Goodwin: Iowa State is still the little brother


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Iowa State’s game-winning drive on Sept. 13 began on its own 25-yard line. There was a little more than four minutes left in regulation, and there was this feeling that something — maybe good, maybe bad — was about to happen.

What followed was a well-executed, 11-play, 51-yard, Kinnick-silencing drive that ended with the 44-yard dagger from Iowa State placekicker Cole Netten. It was the exclamation point on an excellent second half by the Cyclones, who — and you won’t like reading this — definitely deserved to win that game.

If this season turns into a successful one for that team 137 miles west of here, that 20-17 victory will likely be the first shown on highlight reels, a comeback win over the heavily favored in-state rival, an ending you might normally find in the movies — and then, as if on cue, Iowa State’s coaches took away from the whole thing by parading through the press box shortly after the game officially ended.

Well. This is their Super Bowl, I said quietly as they ran by.

Someone in the press box heard me. He was wearing an Iowa State polo. “That’s such an overused term,” he said, noticeably annoyed.

Maybe it is, but that doesn’t mean it’s wrong.

First came the press-box celebration, the running and screaming and cheering and hollering you would only expect from coaches after their team wins a conference championship.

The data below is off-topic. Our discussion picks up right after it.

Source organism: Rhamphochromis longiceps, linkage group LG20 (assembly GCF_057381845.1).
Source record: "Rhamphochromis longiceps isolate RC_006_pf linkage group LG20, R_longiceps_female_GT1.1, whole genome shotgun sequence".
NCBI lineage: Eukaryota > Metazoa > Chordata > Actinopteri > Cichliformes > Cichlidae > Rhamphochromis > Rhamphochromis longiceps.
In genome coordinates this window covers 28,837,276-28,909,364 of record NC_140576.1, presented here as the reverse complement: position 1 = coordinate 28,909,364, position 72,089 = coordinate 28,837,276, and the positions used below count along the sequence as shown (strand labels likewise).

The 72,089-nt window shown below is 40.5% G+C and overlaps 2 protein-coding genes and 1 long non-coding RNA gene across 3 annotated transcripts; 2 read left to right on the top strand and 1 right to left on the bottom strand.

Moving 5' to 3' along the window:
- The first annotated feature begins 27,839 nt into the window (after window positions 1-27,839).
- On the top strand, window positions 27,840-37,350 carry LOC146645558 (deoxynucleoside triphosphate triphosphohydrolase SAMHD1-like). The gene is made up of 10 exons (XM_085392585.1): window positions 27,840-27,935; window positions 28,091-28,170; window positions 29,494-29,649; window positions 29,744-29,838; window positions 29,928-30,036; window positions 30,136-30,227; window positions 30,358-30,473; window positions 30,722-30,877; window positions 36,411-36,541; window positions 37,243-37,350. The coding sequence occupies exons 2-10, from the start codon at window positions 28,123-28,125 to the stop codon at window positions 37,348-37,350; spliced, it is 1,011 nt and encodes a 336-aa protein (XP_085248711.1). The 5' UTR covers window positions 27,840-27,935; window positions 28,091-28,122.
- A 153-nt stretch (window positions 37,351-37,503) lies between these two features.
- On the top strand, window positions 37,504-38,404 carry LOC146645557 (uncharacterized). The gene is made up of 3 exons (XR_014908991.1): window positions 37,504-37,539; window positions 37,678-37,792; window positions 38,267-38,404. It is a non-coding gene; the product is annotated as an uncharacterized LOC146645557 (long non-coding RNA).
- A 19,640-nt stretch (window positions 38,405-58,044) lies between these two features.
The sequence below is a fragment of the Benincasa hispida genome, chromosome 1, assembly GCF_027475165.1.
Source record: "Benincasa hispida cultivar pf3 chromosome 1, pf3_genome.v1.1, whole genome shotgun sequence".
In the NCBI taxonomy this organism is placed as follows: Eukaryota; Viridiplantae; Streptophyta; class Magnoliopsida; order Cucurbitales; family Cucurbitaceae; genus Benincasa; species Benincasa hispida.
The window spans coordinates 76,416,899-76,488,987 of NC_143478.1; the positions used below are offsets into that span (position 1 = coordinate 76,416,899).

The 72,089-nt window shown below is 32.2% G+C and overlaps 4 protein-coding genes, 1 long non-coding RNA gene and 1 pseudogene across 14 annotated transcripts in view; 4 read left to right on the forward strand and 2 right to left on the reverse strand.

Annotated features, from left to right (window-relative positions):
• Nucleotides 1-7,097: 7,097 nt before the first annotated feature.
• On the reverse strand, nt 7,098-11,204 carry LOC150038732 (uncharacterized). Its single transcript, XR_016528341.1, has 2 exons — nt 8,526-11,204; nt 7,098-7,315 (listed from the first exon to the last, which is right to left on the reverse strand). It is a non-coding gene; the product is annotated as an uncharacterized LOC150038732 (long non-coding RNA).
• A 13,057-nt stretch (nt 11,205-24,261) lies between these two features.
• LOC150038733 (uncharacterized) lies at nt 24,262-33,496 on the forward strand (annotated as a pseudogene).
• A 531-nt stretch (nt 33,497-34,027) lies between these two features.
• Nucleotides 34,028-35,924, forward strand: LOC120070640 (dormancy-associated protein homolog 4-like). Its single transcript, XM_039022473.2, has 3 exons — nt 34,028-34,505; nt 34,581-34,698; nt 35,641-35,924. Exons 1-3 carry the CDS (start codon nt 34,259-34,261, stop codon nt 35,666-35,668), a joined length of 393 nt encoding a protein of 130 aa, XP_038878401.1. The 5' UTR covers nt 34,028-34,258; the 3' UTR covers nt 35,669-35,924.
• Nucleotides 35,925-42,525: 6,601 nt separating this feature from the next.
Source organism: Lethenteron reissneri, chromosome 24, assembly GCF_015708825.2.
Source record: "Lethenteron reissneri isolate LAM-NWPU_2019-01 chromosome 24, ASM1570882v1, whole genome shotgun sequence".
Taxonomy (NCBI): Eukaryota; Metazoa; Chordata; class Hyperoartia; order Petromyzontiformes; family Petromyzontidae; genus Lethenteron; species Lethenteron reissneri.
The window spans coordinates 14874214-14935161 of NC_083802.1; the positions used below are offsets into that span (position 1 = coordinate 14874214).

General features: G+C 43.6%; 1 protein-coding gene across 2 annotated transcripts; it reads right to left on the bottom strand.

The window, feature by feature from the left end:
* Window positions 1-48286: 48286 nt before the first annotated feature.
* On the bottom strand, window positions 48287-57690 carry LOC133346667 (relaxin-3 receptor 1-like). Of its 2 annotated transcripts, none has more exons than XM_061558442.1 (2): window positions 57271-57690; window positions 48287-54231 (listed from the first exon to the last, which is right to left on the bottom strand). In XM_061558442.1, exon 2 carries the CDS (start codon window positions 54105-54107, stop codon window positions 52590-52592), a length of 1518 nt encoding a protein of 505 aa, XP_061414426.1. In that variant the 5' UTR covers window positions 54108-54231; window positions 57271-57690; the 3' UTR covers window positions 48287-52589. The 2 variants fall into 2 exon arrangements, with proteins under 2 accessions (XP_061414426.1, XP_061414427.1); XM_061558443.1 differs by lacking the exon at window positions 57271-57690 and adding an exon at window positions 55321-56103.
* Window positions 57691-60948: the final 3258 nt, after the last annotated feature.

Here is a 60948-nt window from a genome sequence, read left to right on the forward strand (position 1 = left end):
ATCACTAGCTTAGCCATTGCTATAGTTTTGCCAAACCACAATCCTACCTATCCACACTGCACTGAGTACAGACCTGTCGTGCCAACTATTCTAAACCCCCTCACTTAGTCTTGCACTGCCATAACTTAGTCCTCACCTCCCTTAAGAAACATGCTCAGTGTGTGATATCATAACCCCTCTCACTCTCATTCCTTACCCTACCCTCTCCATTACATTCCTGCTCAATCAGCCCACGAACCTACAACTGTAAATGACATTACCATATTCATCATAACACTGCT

Then came the postgame press conference, where, in his opening statement, Iowa State head coach Paul Rhoads said he was “proud to be 1-2.”

“I’m proud of my kids,” he said. “I’m proud of their perseverance to get this season started in Week 3.”

What those both say about the Cyclones is something we already knew before this year’s Iowa-Iowa State football game: That most all the Cyclones care about, each year, is their game with the Hawkeyes. Win that, and the season is a success.

The examples go further than the press-box revelry and the postgame remarks. Early in August, during the college football preseason, a reporter from the Des Moines Register tweeted a picture of an Iowa State tackling dummy. It was wearing a black Iowa jersey.

It translates on the field, too. Before 2014, Iowa State had lost to Iowa seven times since 2002, and during just two of those seasons did the Cyclones reach bowl eligibility (2009 and 2004).

Conversely, Iowa has lost to Iowa State five times in that same span — and reached bowl eligibility all but one year (2012). That includes 2002, when the Hawkeyes lost to Iowa State but still finished 11-2.

Iowa’s football seasons aren’t ever dependent on the game with the Cyclones. The Hawkeyes can still have a nice year, can still do big things during conference play, and can still play in a postseason game in January (something Iowa State has never done, by the way).

The hometown team still has nine more games on the schedule to focus on, while that other team, the one that’s 137 miles away, left Iowa City celebrating as if they won the Super Bowl — because, in their minds, they did.

Follow @codygoodwin on Twitter for updates, news, and analysis about the Iowa football team.

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